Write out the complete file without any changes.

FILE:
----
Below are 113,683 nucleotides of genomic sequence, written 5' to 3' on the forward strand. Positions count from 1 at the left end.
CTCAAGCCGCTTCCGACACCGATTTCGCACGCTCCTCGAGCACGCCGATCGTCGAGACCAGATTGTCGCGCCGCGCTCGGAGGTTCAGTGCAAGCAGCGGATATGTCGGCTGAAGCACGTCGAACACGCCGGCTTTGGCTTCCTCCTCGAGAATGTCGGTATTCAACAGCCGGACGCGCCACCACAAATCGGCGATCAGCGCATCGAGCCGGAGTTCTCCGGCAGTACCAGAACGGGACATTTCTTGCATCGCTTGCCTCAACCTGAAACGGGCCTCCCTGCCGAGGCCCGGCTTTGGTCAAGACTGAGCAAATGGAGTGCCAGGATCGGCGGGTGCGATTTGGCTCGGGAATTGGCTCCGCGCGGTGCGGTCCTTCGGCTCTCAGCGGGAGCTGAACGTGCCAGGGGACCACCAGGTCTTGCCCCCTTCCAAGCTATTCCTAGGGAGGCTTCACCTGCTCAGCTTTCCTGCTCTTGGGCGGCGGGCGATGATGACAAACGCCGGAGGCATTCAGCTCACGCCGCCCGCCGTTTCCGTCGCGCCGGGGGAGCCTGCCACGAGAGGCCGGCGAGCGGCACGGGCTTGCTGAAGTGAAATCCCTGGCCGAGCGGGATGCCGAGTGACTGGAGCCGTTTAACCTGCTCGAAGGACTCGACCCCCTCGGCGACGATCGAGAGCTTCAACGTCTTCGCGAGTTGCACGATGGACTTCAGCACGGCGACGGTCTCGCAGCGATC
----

Below are 113,683 nucleotides of genomic sequence, written 5' to 3' on the forward strand. Positions count from 1 at the left end.
CTCAAGCCGCTTCCGACACCGATTTCGCACGCTCCTCGAGCACGCCGATCGTCGAGACCAGATTGTCGCGCCGCGCTCGGAGGTTCAGTGCAAGCAGCGGATATGTCGGCTGAAGCACGTCGAACACGCCGGCTTTGGCTTCCTCCTCGAGAATGTCGGTATTCAACAGCCGGACGCGCCACCACAAATCGGCGATCAGCGCATCGAGCCGGAGTTCTCCGGCAGTACCAGAACGGGACATTTCTTGCATCGCTTGCCTCAACCTGAAACGGGCCTCCCTGCCGAGGCCCGGCTTTGGTCAAGACTGAGCAAATGGAGTGCCAGGATCGGCGGGTGCGATTTGGCTCGGGAATTGGCTCCGCGCGGTGCGGTCCTTCGGCTCTCAGCGGGAGCTGAACGTGCCAGGGGACCACCAGGTCTTGCCCCCTTCCAAGCTATTCCTAGGGAGGCTTCACCTGCTCAGCTTTCCTGCTCTTGGGCGGCGGGCGATGATGACAAACGCCGGAGGCATTCAGCTCACGCCGCCCGCCGTTTCCGTCGCGCCGGGGGAGCCTGCCACGAGAGGCCGGCGAGCGGCACGGGCTTGCTGAAGTGAAATCCCTGGCCGAGCGGGATGCCGAGTGACTGGAGCCGTTTAACCTGCTCGAAGGACTCGACCCCCTCGGCGACGATCGAGAGCTTCAACGTCTTCGCGAGTTGCACGATGGACTTCAGCACGGCGACGGTCTCGCAGCGATC